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Presented to: Dr. Betty T. Polido In Partial Fulfillment Of the Subject N414-F
Tayo, April Rose V. Tinasas, Anne Jillian D. July 10, 2012
Objectives 1. To be able to define and show examples to the different problem description Pareto Chart, Check Sheet, Line Graph, Bar
tools such as Force File Analysis, Graph, and Pie Chart. 2.
To be able to differentiate the uses of problem description tools.
Introduction Understanding processes so that they can be improved by means of a systematic approach requires the knowledge of a simple kit of tools or techniques. The effective use of these tools and techniques requires their application by the people who actually work on the processes, and their commitment to this will only be possible if they are assured that management cares about improving quality. Managers must show they are committed by providing the training and implementation support necessary.
Force Field Analysis It is a technique for identifying forces which may help or hinder achieving a change or improvement. By assessing the forces that prevent making the change, plans can be developed to overcome them. It is also important to identify those forces that will help with the change. Once these forces have been identiﬁed and analyzed, it is possible to determine if a proposed change is viable. What It Is Used For • To show how process variables or factors impact the process status quo. When to Use It • When looking at a complex situation to organize the variables that affect the situation in one direction or another.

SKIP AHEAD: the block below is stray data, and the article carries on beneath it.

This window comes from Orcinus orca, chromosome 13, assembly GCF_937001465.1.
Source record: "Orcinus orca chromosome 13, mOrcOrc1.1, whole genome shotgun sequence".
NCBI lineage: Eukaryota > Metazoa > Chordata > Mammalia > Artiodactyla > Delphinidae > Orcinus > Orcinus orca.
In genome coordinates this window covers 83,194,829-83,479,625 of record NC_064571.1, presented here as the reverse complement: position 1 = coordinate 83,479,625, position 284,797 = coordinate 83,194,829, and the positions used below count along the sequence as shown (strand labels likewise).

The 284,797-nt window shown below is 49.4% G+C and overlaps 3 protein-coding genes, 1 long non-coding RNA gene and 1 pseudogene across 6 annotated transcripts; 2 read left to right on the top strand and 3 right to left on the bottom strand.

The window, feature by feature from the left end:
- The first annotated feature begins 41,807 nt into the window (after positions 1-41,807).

Arrows are drawn to signify the forces pushing on an issue or situation.
The relative size of each arrow should be adjusted to indicate its relative impact on the issue. • Parties from all aspects of the issue or situation should be involved in setting up the force field.
A Pareto chart, named after Vilfredo Pareto, is a type of chart that contains both bars and a line graph, where individual values are represented in descending order by bars, and the cumulative total is represented by the line.
Simple example of a Pareto chart using hypothetical data showing the relative frequency of reasons for arriving late at work.
The purpose of the Pareto chart is to highlight the most important among a (typically large) set of factors. In quality control, it often represents the most common sources of defects, the highest occurring type of defect,
or the most frequent reasons for customer complaints, and so on.
Wilkinson (2006) devised an algorithm for producing statistically based acceptance limits (similar to confidence intervals) for each bar in the Pareto chart. A Pareto diagram or chart pictorially represents data in the form of a ranked bar chart that shows the frequency of occurrence of items in descending order. Usually, Pareto diagrams reveal that 80% of the effect is attributed to 20% of the causes; hence, it is some-times
known as the 80/20 rule.